Giulia Cox et al., Respondents,
J.D. Realty Associates, Appellant.
Supreme Court, Appellate Division, First Department,
December 19, 1995
CITE TITLE AS: Cox v J.D. Realty Assoc.
Appeal from an order and judgment (one paper) of the Supreme Court (Carol Huff, J.), entered April 27, 1995 in New York County, which granted plaintiffs’ motion for summary judgment and declared that they were entitled to possession of the subject premises.
Declaratory Judgments–When Remedy Appropriate–Landlord-Tenant Succession Rights
(1) In an action for injunctive and declaratory relief brought in Supreme Court following defendant landlord’s service of a 30-day notice of termination upon plaintiffs’ parents, the tenants of record of the subject apartment, on the ground that the tenants of record do not use the premises as their own dwelling, it was error to grant plaintiffs’ motion for summary judgment and declare that they were entitled to possession of the subject premises, and accordingly, the action is dismissed, without prejudice to plaintiffs’ assertion of the defense of succession in any action that may be commenced in Civil Court. While administrative proceedings are not regarded as an exclusive remedy in a dispute involving succession rights, the availability of a judicial forum does not imply an automatic right to equitable relief in Supreme Court. That judicial proceedings might be commenced is not a sufficient basis for the exercise of Supreme Court’s equitable powers; the instant matter presents no novel issue and requires no complex determination of applicable law, which provides that children of the tenant of record who resided with the tenant, either from the inception of the tenancy or for two years immediately prior to the permanent vacating of the premises by the tenant of record, are not subject to eviction (9 NYCRR 2204.6 [d] , ). Civil Court has jurisdiction of landlord-tenant disputes, and plaintiffs have failed to advance any reason why the resources of that forum are inadequate to afford complete protection of their rights and to warrant the stay of administrative and summary proceedings sought before Supreme Court. That possession of the apartment may ultimately be awarded to defendant is not a predicate for enjoining summary proceedings as plaintiffs may protect their right to succeed to the statutory tenancy by defending any proceeding to recover possession that the landlord might commence. The evidence is insufficient to determine when plaintiffs’ parents acquired their present home and to establish that plaintiffs currently reside at the subject premises. The availability of discovery in actions pursuant to the Real Property Actions and Proceedings Law has been recognized, and plaintiffs’ motion for summary judgment prior to joinder of issue is premature. The misuse of rent-regulated space contributes to the general shortage of residential accommodations, and the premature determination made by Supreme Court, on equivocal evidence, that plaintiffs are entitled to succeed to the statutory tenancy of their parents *180 cannot stand; defendant should be afforded an opportunity to discover what use is presently being made of the apartment and the circumstances under which plaintiffs came into possession.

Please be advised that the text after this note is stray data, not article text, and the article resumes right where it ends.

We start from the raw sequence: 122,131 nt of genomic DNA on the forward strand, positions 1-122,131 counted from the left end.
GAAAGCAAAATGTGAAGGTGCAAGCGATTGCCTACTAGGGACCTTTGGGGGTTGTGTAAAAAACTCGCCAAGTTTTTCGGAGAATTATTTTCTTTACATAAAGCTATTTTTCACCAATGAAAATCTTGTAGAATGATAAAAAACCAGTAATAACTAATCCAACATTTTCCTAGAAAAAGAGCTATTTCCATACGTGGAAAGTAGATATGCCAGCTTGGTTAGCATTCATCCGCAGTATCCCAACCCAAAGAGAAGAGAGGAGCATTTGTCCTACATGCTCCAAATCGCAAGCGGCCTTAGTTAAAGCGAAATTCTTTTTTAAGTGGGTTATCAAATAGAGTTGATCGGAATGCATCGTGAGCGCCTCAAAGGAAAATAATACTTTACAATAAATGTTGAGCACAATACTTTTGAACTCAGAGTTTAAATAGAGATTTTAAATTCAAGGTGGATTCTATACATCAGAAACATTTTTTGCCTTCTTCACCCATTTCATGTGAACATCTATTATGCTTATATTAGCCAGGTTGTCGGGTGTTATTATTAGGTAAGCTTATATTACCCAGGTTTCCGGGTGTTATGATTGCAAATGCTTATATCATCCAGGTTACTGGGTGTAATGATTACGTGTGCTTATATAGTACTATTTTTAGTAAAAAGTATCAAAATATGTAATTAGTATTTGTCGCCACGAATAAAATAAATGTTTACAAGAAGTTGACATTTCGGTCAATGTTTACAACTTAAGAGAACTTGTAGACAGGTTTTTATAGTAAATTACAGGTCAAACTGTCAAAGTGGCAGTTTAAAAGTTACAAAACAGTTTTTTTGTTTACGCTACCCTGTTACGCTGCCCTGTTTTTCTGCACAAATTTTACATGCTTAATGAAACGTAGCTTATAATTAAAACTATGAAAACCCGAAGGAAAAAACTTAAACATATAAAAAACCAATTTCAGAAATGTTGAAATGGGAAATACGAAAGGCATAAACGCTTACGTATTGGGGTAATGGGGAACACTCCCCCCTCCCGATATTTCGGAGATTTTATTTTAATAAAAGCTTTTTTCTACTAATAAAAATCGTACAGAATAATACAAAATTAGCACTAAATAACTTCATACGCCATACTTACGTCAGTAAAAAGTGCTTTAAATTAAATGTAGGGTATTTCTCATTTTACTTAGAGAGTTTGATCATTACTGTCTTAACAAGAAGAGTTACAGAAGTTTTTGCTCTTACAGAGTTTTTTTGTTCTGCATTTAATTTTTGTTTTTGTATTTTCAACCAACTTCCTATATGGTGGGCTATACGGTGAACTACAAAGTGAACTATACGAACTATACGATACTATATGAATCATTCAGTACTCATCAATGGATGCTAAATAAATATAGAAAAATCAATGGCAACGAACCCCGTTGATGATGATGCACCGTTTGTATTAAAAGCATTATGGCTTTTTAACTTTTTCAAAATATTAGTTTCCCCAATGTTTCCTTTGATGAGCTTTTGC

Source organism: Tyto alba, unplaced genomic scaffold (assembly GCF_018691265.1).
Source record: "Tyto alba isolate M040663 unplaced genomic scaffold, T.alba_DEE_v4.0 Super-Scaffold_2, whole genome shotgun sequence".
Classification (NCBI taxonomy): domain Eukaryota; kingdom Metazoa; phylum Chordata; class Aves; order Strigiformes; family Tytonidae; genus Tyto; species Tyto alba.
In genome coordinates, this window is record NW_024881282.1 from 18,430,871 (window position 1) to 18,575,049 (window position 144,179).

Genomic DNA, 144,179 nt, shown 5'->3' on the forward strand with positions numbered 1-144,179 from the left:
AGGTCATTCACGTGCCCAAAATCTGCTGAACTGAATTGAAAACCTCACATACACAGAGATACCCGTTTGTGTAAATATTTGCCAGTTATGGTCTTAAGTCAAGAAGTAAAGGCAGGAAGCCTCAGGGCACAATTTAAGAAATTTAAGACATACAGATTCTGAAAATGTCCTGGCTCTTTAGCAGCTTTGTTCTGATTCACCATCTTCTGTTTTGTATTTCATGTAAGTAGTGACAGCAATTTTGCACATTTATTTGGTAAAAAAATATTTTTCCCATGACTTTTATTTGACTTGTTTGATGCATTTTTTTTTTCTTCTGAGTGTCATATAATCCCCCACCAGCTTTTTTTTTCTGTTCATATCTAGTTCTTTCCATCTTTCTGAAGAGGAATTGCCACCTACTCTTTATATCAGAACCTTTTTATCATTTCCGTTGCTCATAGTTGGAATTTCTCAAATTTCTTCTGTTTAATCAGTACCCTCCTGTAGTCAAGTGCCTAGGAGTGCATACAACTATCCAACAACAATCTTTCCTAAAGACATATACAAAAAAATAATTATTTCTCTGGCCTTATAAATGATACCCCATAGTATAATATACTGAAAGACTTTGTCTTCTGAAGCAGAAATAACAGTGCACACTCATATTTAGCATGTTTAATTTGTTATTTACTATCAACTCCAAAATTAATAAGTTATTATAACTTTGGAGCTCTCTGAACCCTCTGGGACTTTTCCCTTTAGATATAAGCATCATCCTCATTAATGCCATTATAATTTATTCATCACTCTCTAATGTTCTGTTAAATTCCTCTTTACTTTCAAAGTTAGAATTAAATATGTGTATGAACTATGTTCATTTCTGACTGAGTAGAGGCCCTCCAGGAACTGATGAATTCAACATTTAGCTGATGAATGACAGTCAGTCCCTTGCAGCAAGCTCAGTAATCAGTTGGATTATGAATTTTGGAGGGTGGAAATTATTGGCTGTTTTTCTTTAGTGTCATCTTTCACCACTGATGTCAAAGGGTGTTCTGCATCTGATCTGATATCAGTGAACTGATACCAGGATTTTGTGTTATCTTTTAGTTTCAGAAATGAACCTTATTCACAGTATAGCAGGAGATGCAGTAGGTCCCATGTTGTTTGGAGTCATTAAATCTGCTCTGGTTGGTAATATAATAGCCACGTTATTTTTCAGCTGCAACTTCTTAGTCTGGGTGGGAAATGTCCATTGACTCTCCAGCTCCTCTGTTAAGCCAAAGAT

TOTAL CLIENT SERVICE LIBRARY REFERENCES
Am Jur 2d, Declaratory Judgments, §§ 17-19, 54,56.
Carmody-Wait 2d, Declaratory Judgments §§ 147:4, 147:11.
NY Jur 2d, Declaratory Judgments and Agreed Case, §§ 4, 9, 12.
See ALR Index under Declaratory Judgments or Relief.
APPEARANCES OF COUNSEL
Amy Borress Glass of counsel (Andrea J. Pincus on the brief; Anderson Kill Olick & Oshinsky, P. C., attorneys), for respondents.
Jeffrey R. Metz of counsel (Finkelstein, Borah, Schwartz, Altschuler & Goldstein, P. C., attorneys),
OPINION OF THE COURT